Energy – an International update!
Globally, energy efficiency has improved in 2021 after a rocky 2020, according to a new analysis from the International Energy Agency (IEA). But the rate of progress will need to at least double to put the world on track for net-zero by 2050, the Agency is warning.
The 2021 edition of the Agency’s annual Energy Efficiency Report reveals that progress is now back on track as the world emerges from the worst of the Covid-19 pandemic.
2020 saw only a minor (0.5%) improvement to global energy intensity, amid falling energy demands and prices, slowed investment in the energy sector and many energy-using sectors and logistical issues with supply chain and solutions installation.
Global energy intensity is on track to fall 1.9% in 2021, the analysis forecasts. This is a promising yet expected figure – the year-on-year fall was 2% in 2019.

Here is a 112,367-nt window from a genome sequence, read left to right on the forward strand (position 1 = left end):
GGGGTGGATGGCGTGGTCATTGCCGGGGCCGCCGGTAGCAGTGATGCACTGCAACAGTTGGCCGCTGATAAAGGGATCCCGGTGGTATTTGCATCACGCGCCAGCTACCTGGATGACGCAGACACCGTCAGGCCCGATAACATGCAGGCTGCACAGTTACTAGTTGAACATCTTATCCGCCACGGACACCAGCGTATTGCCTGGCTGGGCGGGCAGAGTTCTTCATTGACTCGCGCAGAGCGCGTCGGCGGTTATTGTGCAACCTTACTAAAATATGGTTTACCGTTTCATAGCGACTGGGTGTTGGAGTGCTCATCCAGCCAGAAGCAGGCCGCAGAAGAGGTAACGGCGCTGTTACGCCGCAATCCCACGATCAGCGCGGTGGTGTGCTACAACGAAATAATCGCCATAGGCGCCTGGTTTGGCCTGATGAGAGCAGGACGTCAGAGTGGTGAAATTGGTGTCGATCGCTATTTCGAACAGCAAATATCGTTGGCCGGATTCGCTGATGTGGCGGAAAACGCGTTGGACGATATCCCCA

“It is still unclear whether this year’s improved energy intensity will signal the start of a sustained recovery,” the IEA said in a statement.
“However, increased investment trends, rising government spending on efficiency – in large part related to recovery plans enacted in response to Covid-19 crisis – new announcements of higher climate ambition and other policy measures offer some encouraging signals.”
To this point, the report forecasts that, by the end of the year, national policies will have helped to generate $30bn of investment in energy efficiency – around 10% of the total set to be allocated between 2015 and 2021.
In recent months, much growth in energy efficiency investment has been concentrated in Europe. Policy supports have included the European Commission’s Renovation Wave and overarching Energy Efficiency Directive, and the UK’s updated Industrial Strategy and Heat and Buildings Strategy.
A long road ahead